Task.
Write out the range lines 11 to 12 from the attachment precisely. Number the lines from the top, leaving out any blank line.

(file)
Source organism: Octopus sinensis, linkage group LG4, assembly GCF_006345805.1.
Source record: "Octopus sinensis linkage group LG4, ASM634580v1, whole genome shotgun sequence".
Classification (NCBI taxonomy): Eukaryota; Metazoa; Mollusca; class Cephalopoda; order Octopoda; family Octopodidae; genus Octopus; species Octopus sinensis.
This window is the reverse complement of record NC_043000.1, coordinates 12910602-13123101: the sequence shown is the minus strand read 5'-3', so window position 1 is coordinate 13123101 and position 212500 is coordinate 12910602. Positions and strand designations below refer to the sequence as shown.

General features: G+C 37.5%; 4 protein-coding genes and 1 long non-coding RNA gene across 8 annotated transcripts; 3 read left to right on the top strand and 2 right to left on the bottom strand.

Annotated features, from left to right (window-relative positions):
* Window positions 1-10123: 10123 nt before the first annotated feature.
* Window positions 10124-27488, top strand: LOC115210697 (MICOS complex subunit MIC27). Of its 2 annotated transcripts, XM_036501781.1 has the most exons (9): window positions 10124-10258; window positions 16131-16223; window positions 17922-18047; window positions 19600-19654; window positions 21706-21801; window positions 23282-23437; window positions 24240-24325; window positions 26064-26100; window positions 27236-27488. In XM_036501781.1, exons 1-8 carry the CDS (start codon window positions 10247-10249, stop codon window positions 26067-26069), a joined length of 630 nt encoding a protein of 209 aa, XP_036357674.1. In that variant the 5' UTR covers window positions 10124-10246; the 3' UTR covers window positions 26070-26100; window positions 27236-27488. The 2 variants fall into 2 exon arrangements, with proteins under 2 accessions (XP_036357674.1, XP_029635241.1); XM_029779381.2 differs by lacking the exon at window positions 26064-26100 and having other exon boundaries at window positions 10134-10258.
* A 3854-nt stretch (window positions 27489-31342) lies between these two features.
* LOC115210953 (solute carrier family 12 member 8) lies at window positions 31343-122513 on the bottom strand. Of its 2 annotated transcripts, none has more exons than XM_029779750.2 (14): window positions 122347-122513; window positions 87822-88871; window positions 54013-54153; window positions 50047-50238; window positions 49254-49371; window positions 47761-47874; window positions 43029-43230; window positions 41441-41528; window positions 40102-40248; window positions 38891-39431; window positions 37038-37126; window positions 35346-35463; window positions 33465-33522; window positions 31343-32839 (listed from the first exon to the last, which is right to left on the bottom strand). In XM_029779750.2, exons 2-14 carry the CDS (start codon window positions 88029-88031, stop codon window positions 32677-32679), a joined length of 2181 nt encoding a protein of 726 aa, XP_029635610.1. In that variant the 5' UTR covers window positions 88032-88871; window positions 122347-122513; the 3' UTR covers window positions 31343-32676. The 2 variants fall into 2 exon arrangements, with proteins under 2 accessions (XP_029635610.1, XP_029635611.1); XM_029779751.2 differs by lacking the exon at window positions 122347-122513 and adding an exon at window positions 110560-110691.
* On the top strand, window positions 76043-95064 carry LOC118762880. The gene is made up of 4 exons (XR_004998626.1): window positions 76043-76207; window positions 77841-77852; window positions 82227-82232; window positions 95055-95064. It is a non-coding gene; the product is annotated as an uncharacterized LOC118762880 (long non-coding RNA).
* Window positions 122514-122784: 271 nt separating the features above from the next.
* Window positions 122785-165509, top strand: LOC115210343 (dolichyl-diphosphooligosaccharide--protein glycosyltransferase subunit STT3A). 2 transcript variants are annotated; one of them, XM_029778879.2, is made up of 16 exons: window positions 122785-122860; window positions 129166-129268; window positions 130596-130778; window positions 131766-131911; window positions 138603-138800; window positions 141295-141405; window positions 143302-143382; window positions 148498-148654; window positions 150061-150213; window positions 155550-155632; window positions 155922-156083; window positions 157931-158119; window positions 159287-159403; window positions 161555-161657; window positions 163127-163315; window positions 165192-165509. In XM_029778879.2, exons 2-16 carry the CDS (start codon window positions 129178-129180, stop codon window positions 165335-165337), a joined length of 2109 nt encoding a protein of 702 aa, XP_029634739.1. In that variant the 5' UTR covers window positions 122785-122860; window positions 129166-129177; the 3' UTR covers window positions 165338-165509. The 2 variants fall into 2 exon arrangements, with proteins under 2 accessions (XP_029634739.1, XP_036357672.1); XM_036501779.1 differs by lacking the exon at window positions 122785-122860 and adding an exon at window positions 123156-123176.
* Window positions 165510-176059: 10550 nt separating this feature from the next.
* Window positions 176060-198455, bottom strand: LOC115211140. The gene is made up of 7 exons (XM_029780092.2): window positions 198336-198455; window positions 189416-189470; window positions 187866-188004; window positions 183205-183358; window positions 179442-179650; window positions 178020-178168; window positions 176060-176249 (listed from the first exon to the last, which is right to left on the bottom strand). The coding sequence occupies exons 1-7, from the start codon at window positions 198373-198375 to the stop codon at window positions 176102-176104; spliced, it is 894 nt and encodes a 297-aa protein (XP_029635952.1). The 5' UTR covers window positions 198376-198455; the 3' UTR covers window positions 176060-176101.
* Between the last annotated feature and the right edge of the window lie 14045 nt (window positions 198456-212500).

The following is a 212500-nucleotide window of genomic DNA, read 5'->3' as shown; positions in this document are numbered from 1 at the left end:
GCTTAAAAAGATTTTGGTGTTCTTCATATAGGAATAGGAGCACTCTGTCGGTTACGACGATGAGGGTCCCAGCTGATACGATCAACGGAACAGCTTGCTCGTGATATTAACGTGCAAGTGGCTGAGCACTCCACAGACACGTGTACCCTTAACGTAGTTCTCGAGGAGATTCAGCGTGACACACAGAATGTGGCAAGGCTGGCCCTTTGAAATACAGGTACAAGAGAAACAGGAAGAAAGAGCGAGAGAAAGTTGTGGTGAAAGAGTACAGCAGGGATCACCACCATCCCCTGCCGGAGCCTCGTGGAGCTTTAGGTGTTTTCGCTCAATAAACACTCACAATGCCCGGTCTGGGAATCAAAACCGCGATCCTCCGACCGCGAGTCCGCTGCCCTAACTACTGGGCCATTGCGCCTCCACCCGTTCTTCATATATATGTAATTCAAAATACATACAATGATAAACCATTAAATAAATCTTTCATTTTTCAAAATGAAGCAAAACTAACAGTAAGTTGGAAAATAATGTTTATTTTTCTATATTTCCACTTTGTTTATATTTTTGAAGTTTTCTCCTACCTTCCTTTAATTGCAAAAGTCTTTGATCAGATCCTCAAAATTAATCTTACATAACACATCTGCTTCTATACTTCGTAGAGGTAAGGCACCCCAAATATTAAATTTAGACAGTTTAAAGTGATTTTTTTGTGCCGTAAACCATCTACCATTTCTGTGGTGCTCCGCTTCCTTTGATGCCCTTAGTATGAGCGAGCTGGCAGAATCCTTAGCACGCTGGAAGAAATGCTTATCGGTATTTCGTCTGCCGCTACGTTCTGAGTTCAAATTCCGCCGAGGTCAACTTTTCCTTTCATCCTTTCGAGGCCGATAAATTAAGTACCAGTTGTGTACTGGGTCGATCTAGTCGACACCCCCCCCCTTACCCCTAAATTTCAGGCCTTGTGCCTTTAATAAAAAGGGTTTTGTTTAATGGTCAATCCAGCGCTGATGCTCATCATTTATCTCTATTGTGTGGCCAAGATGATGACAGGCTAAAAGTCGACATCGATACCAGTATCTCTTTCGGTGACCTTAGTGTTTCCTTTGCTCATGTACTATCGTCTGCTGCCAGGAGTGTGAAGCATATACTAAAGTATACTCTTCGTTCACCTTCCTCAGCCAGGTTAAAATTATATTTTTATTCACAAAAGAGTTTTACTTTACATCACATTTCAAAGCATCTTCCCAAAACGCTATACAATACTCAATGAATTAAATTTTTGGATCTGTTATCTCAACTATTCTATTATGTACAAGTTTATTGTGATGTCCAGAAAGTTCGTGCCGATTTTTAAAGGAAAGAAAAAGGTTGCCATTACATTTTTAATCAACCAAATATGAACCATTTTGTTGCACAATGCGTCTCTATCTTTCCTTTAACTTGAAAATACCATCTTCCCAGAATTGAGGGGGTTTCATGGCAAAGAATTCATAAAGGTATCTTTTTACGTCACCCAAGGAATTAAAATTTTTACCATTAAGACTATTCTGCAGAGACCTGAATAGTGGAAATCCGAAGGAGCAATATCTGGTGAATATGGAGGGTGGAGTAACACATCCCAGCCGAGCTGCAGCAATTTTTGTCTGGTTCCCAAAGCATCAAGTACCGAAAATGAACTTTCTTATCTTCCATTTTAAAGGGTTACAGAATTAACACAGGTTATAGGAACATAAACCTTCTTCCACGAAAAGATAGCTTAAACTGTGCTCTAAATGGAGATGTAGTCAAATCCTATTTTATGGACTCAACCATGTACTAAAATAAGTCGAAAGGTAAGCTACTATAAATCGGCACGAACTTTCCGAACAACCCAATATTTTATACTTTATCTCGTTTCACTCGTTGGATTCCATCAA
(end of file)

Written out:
* On the top strand, window positions 76043-95064 carry LOC118762880. The gene is made up of 4 exons (XR_004998626.1): window positions 76043-76207; window positions 77841-77852; window positions 82227-82232; window positions 95055-95064. It is a non-coding gene; the product is annotated as an uncharacterized LOC118762880 (long non-coding RNA).
* Window positions 122514-122784: 271 nt separating the features above from the next.